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About this Poem 

“This poem was written out of great sadness, about the sudden and inexplicable loss, though not the literal death, of a friend—my oldest friend, a friend since childhood. It’s a common trope to address a poem to someone we know won’t read it—someone who has actually died, a former lover, even a lost object. The act of putting our losses into words and letting the world eavesdrop seems some sort of consolation, or at least an acknowledgement that we all suffer such losses. Here, the most painful element is the very mystery of this disconnection, which for me gives Pound’s poignant late-in-life lament such particular resonance.”
—Lloyd Schwartz

To My Oldest Friend, Whose Silence Is Like a Death

Lloyd Schwartz, 1941

In today’s paper, a story about our high school drama
teacher evicted from his Carnegie Hall rooftop apartment 

made me ache to call you—the only person I know 
who’d still remember his talent, his good looks, his self-

absorption. We’d laugh (at what haven’t we laughed?), then 
not laugh, wondering what became of him. But I can’t call, 

because I don’t know what became of you.

—After sixty years, with no explanation, you’re suddenly
not there. Gone. Phone disconnected. I was afraid

you might be dead. But you’re not dead. 

You’ve left, your landlord says. He has your new unlisted 
number but insists on “respecting your privacy.” I located 

your oldest son, who refuses to tell me anything except that 
you’re alive and not ill. Your ex-wife ignores my letters.

What’s happened? Are you in trouble? Something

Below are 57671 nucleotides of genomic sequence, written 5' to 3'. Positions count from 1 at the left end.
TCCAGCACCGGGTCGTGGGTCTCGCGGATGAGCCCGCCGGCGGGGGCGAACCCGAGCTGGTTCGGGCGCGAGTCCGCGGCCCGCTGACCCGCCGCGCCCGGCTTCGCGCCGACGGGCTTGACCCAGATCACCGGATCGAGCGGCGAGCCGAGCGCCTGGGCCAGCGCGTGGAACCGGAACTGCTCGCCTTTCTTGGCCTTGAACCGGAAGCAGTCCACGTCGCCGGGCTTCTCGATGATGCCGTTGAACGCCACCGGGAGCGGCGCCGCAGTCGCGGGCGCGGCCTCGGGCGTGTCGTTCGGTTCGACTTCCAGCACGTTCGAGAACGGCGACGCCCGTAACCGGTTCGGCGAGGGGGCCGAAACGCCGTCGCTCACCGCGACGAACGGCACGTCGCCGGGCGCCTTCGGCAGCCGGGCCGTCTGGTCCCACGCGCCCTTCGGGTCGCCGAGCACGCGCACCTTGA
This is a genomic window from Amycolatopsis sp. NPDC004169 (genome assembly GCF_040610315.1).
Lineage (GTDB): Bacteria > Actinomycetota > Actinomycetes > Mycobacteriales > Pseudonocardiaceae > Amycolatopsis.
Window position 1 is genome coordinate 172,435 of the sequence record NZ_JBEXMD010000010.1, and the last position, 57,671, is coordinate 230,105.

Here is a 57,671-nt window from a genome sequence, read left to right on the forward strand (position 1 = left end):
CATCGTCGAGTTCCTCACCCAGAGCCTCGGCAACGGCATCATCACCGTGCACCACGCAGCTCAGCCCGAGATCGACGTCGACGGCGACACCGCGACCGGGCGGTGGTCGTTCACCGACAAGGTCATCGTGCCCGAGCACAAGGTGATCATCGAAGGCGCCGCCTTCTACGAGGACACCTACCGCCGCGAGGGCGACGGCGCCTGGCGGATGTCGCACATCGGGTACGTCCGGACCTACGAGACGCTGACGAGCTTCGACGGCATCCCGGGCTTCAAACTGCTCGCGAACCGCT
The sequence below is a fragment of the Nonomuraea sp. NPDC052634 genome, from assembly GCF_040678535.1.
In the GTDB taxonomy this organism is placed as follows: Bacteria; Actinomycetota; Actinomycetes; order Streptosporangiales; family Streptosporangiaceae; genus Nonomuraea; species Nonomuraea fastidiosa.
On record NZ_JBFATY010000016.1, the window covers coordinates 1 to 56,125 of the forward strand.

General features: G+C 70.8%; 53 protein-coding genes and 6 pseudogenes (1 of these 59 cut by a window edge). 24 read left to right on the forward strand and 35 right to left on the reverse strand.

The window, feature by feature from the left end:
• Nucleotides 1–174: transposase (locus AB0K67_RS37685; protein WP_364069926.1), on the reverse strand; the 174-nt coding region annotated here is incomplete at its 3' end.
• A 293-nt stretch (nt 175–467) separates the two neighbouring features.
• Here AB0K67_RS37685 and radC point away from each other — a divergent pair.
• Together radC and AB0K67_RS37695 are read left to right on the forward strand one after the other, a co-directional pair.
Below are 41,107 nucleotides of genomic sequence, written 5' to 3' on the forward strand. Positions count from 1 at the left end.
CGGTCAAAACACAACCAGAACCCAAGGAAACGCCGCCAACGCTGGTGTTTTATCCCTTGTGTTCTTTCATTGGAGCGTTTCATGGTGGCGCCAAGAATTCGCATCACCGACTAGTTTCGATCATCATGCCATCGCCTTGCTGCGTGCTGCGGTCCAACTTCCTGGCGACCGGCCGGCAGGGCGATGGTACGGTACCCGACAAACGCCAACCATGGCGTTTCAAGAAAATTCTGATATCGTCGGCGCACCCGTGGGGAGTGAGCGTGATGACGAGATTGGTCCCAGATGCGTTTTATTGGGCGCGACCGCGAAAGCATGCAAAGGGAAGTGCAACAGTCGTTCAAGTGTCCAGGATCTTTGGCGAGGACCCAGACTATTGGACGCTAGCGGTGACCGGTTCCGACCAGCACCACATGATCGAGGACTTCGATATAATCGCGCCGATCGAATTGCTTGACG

you’ve done? Something I’ve done? 

We used to tell each other everything: our automatic 
reference points to childhood pranks, secret codes, 

and sexual experiments. How many decades since we started 
singing each other “Happy Birthday” every birthday? 

(Your last uninhibited rendition is still on my voice mail.)

How often have we exchanged our mutual gratitude—the easy
unthinking kindnesses of long friendship. 

This mysterious silence isn’t kind. It keeps me 
up at night, bewildered, at some “stage “of grief. 

Would your actual death be easier to bear? 

I crave your laugh, your quirky takes, your latest
comedy of errors. “When one’s friends hate each other,”

Pound wrote near the end of his life, “how can there be
peace in the world?” We loved each other. Why why why 

am I dead to you? 

Our birthdays are looming. The older I get, the less and less 
I understand this world, 

and the people in it. 

Copyright © 2014 by Lloyd Schwartz. Used with permission of the author. This poem appeared in Poem-A-Day on February 27, 2014. Browse the Poem-A-Day archive.

Copyright © 2014 by Lloyd Schwartz. Used with permission of the author. This poem appeared in Poem-A-Day on February 27, 2014. Browse the Poem-A-Day archive.

Lloyd Schwartz

Lloyd Schwartz

Lloyd Schwartz was born on November 29, 1941 in Brooklyn, New York.

by this poet

poem
                        1 

Every October it becomes important, no, necessary
to see the leaves turning, to be surrounded
by leaves turning; it's not just the symbolism,
to confront in the death of the year your death,
one blazing farewell appearance, though the irony 
isn't lost on you that nature is
poem
I'm working on a poem that's so true, I can't show it to anyone.

I could never show it to anyone.

Because it says exactly what I think, and what I think scares me.

Sometimes it pleases me.

Usually it brings misery.

And this poem says exactly what I think.

What I think of myself, what I think of my friends
poem

yes	
no
maybe
sometimes
always
never

Never?
Yes.
Always?
No.
Sometimes?
Maybe—

maybe 
never
sometimes.
Yes—
no
always:

always
maybe.
No—
never
yes.